Improving patient safety using the sterile cockpit principle during medication administration: a collaborative, unit-based project
Article first published online: 28 MAY 2012
© 2012 Blackwell Publishing Ltd
Journal of Nursing Management
Special Issue: This issue: Promoting excellence - Evidence-based Practice at the Bedside and Beyond Issue editors: Kristiina Hyrkas and James P. Rhudy Jr
Volume 21, Issue 1, pages 106–111, January 2013
How to Cite
FORE, A. M., SCULLI, G. L., ALBEE, D. and NEILY, J. (2013), Improving patient safety using the sterile cockpit principle during medication administration: a collaborative, unit-based project. Journal of Nursing Management, 21: 106–111. doi: 10.1111/j.1365-2834.2012.01410.x
- Issue published online: 22 JAN 2013
- Article first published online: 28 MAY 2012
- Accepted for publication: 13 February 2012
- crew resource management;
- medication administration;
- patient safety
Aim To implement the sterile cockpit principle to decrease interruptions and distractions during high volume medication administration and reduce the number of medication errors.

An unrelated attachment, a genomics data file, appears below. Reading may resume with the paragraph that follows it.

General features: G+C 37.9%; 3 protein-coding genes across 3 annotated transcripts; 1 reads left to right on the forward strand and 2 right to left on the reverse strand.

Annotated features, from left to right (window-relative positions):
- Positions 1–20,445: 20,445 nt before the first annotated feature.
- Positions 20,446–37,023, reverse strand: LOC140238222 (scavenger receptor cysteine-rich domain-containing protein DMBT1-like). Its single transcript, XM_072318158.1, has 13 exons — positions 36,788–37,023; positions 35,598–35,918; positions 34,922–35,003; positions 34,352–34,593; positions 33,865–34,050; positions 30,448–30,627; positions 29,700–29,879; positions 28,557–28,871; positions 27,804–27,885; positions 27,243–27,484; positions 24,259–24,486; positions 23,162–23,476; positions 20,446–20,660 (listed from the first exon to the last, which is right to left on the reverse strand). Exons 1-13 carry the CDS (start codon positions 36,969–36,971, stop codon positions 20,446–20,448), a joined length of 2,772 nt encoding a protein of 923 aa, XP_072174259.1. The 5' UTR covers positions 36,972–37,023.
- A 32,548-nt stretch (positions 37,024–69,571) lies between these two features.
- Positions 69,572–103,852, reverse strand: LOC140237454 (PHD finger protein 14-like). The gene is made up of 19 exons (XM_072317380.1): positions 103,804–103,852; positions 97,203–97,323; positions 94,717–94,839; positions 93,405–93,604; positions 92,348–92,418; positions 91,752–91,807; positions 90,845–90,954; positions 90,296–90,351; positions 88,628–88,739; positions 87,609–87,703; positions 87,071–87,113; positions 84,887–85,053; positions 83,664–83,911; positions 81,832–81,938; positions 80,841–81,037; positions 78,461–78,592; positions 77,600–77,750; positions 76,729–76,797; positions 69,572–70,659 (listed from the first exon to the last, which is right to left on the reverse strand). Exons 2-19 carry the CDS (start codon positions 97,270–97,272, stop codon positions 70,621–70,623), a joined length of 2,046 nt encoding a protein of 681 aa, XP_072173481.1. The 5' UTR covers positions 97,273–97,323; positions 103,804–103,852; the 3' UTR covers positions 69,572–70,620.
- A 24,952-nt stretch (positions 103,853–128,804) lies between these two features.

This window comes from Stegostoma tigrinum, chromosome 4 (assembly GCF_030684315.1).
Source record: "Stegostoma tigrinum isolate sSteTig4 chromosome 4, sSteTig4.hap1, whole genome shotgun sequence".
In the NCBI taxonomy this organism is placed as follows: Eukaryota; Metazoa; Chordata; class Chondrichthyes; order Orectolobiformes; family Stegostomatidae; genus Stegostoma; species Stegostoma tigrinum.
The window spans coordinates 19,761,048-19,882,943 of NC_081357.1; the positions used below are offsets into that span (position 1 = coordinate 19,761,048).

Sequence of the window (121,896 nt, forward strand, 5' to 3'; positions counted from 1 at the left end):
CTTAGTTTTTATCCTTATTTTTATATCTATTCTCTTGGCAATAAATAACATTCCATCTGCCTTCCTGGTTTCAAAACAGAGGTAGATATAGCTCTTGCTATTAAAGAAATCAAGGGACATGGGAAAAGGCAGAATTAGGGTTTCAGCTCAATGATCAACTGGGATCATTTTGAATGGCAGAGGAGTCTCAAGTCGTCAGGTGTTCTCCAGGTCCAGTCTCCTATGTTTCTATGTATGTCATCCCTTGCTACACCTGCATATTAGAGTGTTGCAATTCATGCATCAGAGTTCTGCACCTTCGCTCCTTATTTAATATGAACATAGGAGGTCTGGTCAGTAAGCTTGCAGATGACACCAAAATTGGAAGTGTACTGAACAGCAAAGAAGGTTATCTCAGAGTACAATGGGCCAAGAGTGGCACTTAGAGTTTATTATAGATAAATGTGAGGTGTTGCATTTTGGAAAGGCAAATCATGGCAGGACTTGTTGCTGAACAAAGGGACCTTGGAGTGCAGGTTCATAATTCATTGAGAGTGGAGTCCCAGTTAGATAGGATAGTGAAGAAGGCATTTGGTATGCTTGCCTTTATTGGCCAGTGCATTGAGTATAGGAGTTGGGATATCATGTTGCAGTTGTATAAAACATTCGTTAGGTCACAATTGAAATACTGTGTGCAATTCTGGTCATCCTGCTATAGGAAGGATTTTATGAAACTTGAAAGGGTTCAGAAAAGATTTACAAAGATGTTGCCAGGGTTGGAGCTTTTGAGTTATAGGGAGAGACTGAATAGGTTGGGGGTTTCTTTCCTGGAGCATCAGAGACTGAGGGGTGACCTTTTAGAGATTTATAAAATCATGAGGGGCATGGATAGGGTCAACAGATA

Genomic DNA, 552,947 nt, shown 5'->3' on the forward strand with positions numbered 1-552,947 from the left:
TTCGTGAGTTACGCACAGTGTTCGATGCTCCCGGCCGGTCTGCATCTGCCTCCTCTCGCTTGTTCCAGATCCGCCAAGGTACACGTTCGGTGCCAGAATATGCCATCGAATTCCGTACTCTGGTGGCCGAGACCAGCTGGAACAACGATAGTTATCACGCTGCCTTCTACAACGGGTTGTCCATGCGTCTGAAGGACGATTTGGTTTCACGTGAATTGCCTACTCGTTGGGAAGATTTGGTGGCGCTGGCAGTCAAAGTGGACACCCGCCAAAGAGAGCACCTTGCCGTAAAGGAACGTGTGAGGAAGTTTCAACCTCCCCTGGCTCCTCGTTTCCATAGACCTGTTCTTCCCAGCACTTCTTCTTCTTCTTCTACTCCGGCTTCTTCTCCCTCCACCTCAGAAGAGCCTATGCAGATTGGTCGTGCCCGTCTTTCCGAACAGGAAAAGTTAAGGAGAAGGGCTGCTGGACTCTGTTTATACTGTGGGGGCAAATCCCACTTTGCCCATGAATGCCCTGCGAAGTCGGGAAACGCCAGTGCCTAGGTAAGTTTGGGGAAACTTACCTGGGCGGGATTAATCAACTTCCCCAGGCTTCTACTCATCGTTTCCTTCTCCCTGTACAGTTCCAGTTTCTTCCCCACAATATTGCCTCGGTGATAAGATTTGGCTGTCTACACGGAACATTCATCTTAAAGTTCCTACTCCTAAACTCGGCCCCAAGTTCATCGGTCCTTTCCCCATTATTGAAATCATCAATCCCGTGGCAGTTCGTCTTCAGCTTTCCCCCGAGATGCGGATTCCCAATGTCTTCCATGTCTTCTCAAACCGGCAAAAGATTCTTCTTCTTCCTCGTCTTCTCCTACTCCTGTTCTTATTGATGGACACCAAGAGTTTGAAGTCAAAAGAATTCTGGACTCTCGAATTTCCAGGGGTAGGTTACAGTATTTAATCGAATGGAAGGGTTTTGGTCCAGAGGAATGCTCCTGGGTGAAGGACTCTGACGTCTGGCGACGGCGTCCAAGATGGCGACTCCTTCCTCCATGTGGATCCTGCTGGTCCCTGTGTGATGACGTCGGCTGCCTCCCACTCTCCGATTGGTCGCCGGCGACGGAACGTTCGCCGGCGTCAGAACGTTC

Background While some studies have described the importance of reducing interruptions as a tactic to reduce medication errors, work is needed to assess the impact on patient outcomes.
Methods Data regarding the type and frequency of distractions were collected during the first 11 weeks of implementation. Medication error rates were tracked 1 year before and after 1 year implementation.
Results Simple regression analysis showed a decrease in the mean number of distractions, (β = −0.193, P = 0.02) over time. The medication error rate decreased by 42.78% (P = 0.04) after implementation of the sterile cockpit principle.
Conclusions The use of crew resource management techniques, including the sterile cockpit principle, applied to medication administration has a significant impact on patient safety.
Implications for nursing management Applying the sterile cockpit principle to inpatient medical units is a feasible approach to reduce the number of distractions during the administration of medication, thus, reducing the likelihood of medication error. ‘Do Not Disturb’ signs and vests are inexpensive, simple interventions that can be used as reminders to decrease distractions.